"Whiteout: The CIA, Drugs and the Press" by Alexander Cockburn and Jeffrey St. Clair
"The Politics of Heroin: CIA Complicity in the Global Drug Trade" by Alfred W. McCoy
"The Underground Empire: Where Crime and Governments Embrace" by James Mills
"Compromised: Clinton, Bush and the CIA" by Terry Reed, (a former Air Force Intelligence operative) and John Cummings (a former prize-winning investigative reporter at N.Y Newsday).
@Anthonyvop1 "What kind of deranged, sicko would blame the deaths at the hands of criminals on the USA."
Knowing the truth hardly makes someone a 'deranged sicko'! These criminals were created by- and are financed by our horrible misguided laws. None of this would be going on without the US or its prohibition. The only 'deranged sickos' are those who support the Drug War and want this disgusting carnage to continue forever.
@malcolmkyle16 Thanks for typing "Conspiracy Theory" in Google and posting the results.
@StanTheMan Always blame the victim. Are you part of the PR wing of the Democratic Party.
Sure. The murders and rapes are not the fault of the criminals. We forced them to be bad.
@Anthonyvop1 Gosh, i typed conspiracy theory in google and none of these were in the top thirty. And i'm not paranoid, they really are out to get me.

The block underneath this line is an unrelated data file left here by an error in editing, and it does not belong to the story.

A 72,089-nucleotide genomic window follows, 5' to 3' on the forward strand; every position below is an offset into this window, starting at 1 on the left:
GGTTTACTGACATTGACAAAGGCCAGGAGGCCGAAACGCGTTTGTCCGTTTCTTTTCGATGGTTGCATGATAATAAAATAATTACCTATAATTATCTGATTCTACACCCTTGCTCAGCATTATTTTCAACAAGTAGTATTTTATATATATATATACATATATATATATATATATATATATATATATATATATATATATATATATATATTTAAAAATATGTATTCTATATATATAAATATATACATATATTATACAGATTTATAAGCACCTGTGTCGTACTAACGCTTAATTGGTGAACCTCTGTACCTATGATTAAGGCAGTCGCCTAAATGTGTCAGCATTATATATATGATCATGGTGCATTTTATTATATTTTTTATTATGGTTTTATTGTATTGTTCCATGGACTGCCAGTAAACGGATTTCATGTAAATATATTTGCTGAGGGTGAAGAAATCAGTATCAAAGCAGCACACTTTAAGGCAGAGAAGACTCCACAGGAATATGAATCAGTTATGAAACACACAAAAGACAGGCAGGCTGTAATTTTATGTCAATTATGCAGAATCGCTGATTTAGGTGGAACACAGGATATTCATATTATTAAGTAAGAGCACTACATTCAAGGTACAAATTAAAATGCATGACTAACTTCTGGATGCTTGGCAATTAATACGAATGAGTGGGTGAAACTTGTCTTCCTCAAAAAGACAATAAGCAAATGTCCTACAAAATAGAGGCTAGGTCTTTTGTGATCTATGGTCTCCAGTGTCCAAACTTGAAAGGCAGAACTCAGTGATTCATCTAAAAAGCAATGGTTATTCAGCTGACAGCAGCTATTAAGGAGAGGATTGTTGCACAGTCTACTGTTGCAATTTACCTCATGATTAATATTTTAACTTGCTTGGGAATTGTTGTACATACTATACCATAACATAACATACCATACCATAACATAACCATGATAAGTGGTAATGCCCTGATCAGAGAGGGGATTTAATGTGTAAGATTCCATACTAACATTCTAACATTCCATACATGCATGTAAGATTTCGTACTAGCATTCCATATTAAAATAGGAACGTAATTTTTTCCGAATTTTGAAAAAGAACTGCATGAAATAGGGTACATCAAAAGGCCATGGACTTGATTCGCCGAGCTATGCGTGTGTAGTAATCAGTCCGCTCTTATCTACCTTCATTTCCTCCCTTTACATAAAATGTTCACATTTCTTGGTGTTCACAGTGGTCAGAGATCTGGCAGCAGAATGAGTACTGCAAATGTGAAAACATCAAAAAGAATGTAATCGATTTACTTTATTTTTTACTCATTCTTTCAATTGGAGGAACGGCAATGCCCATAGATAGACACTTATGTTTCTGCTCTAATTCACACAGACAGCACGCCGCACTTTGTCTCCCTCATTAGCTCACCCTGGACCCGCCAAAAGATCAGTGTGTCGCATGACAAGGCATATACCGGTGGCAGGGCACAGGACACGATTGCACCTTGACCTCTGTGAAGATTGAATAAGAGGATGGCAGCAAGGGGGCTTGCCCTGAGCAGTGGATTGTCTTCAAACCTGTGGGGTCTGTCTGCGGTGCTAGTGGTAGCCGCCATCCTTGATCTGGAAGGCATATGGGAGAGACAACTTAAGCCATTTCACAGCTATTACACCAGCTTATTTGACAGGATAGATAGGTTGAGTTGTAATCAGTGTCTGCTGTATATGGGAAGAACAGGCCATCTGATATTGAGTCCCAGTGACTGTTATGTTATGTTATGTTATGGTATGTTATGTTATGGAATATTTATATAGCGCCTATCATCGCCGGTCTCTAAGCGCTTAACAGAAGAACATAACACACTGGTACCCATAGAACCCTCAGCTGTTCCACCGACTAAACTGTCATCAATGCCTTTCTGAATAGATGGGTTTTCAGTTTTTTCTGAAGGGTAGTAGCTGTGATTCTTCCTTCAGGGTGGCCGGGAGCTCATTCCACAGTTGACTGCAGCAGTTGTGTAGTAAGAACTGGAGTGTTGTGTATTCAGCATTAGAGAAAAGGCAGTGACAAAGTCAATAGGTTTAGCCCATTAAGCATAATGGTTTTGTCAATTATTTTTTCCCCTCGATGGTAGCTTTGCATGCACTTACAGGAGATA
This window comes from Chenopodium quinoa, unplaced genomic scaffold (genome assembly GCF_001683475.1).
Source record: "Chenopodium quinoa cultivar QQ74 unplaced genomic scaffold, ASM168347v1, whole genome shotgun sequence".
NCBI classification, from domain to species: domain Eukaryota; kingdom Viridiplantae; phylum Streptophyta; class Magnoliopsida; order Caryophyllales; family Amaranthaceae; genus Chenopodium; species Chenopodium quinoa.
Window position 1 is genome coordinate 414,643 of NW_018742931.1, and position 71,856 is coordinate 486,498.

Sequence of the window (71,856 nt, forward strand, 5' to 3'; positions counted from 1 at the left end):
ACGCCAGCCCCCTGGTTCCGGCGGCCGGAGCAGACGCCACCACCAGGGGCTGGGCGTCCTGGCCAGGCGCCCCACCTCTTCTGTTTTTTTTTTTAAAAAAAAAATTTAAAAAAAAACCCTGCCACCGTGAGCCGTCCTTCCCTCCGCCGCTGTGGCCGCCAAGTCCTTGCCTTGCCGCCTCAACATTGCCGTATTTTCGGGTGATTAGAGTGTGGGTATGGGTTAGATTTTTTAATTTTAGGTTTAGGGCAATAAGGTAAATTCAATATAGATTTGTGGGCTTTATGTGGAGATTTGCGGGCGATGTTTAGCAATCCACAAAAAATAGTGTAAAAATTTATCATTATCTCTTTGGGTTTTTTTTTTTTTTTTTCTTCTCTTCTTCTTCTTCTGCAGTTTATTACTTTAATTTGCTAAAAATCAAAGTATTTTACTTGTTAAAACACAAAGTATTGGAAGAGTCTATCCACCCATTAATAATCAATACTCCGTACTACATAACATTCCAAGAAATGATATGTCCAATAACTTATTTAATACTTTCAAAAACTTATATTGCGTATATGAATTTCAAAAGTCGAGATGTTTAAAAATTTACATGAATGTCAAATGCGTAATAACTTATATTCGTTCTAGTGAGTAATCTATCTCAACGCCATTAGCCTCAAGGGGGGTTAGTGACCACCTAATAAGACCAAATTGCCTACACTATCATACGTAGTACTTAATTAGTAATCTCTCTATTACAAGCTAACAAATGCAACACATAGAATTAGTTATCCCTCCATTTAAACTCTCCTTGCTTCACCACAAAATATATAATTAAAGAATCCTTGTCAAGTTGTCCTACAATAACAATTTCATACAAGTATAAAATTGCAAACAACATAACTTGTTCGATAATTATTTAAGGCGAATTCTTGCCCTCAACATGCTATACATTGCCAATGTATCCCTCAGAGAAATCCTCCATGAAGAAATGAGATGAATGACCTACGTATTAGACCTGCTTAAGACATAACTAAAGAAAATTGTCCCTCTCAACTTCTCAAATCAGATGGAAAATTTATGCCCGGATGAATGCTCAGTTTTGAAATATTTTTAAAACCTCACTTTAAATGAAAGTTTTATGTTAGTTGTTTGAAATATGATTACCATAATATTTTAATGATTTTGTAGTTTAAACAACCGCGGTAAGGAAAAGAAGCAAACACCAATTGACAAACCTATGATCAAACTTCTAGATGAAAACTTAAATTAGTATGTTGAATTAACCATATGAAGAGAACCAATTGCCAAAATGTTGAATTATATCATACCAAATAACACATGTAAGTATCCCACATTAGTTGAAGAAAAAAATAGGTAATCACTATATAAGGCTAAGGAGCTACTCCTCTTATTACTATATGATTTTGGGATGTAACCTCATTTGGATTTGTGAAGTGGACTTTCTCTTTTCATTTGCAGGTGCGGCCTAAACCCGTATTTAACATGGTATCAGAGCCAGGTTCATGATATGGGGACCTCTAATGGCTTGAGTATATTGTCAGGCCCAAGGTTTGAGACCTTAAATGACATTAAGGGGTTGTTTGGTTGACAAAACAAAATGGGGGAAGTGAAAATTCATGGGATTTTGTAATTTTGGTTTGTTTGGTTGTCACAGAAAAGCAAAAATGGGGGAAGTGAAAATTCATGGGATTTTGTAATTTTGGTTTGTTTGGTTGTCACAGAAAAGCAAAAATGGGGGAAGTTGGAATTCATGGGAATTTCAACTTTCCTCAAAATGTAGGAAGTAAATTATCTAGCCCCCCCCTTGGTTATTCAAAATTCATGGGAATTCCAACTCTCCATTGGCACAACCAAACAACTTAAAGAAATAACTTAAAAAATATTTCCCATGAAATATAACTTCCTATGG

@Anthonyvop1 "Always blame the victim."
Huh? Who is doing that? The blame lies both on the perpetrators AND the cause.
"Are you part of the PR wing of the Democratic Party."
That is laughable. The Democrats are equally to blame for the Drug War. The Liar in Chief has ramped it up, especially against medical marijuana to levels never before seen. You should note that the only candidates in the upcoming presidential election who support ending the Drug War are Republicans and Independents.
"The murders and rapes are not the fault of the criminals."
Of course they are, but our laws which created them, fund them and give them the only reason that they do it are also to blame. What rapes?
"We forced them to be bad."
We didn't force them. We give them the reason to do it. Without that reason, they would not. You and your ilk are giving them the incentive and you want to continue to do so for some reason. Why?